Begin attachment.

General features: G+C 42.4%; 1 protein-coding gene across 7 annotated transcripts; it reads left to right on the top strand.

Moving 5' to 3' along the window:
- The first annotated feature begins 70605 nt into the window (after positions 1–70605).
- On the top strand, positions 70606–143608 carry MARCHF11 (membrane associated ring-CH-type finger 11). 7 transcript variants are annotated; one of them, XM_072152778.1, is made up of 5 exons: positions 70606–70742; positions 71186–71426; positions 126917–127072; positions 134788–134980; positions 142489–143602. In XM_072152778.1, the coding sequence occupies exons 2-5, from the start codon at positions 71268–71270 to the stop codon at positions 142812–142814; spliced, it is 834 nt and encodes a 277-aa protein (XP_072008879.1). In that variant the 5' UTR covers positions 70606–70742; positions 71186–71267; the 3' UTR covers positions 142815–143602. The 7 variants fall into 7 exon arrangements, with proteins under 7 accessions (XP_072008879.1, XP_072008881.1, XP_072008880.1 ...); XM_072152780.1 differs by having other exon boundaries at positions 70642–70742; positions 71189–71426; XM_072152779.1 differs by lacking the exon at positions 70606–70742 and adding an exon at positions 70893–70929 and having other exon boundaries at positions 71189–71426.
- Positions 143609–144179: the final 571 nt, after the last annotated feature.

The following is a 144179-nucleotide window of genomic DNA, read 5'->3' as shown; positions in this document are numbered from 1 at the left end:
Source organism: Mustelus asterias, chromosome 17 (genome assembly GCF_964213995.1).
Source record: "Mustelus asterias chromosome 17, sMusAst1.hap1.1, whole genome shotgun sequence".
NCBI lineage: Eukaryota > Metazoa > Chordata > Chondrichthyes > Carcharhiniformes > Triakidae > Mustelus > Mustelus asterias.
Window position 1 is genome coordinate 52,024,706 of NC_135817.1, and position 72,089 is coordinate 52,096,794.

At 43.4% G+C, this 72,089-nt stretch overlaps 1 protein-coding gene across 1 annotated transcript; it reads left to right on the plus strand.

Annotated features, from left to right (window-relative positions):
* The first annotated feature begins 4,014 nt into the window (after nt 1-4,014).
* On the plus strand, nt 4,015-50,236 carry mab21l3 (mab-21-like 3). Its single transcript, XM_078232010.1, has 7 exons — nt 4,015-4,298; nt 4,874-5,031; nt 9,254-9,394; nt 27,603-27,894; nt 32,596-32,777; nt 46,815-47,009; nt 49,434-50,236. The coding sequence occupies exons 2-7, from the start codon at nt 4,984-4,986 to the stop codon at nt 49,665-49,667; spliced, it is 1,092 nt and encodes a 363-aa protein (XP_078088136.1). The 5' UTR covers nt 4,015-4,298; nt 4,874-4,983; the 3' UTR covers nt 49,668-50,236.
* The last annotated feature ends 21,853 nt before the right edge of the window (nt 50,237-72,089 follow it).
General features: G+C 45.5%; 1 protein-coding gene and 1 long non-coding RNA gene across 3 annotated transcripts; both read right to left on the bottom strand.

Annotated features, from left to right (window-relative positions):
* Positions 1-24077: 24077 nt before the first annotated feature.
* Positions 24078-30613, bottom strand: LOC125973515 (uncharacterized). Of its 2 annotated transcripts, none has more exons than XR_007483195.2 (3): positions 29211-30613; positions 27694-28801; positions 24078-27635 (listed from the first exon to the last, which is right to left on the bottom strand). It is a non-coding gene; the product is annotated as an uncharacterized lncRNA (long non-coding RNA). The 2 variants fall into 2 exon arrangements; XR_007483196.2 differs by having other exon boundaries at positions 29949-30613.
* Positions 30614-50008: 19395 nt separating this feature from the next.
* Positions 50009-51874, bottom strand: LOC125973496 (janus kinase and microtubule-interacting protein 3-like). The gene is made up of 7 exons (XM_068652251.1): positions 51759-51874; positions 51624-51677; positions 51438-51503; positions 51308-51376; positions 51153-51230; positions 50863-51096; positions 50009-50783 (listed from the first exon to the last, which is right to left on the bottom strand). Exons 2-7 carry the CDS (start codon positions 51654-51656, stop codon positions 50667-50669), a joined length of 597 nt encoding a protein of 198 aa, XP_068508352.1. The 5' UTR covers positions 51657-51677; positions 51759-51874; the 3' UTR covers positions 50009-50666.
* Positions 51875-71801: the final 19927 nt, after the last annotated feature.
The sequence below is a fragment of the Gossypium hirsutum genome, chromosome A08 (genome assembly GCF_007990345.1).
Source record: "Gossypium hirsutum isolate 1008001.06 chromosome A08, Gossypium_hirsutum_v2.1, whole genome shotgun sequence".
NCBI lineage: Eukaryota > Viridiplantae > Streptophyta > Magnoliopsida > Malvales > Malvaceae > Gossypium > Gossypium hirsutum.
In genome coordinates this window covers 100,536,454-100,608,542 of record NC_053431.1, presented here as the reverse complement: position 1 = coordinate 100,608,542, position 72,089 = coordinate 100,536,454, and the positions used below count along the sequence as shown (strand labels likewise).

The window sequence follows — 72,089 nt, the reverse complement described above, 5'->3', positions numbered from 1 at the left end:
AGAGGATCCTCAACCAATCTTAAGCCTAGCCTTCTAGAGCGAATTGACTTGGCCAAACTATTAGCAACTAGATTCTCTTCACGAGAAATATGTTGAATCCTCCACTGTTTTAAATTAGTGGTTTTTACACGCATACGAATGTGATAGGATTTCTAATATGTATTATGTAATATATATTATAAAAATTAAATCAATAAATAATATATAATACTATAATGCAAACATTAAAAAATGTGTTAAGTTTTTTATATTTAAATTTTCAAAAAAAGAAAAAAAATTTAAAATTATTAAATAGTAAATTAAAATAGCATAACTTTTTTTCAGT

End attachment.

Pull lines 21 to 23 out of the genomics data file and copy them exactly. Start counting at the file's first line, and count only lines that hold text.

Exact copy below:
* Positions 50009-51874, bottom strand: LOC125973496 (janus kinase and microtubule-interacting protein 3-like). The gene is made up of 7 exons (XM_068652251.1): positions 51759-51874; positions 51624-51677; positions 51438-51503; positions 51308-51376; positions 51153-51230; positions 50863-51096; positions 50009-50783 (listed from the first exon to the last, which is right to left on the bottom strand). Exons 2-7 carry the CDS (start codon positions 51654-51656, stop codon positions 50667-50669), a joined length of 597 nt encoding a protein of 198 aa, XP_068508352.1. The 5' UTR covers positions 51657-51677; positions 51759-51874; the 3' UTR covers positions 50009-50666.
* Positions 51875-71801: the final 19927 nt, after the last annotated feature.
The sequence below is a fragment of the Gossypium hirsutum genome, chromosome A08 (genome assembly GCF_007990345.1).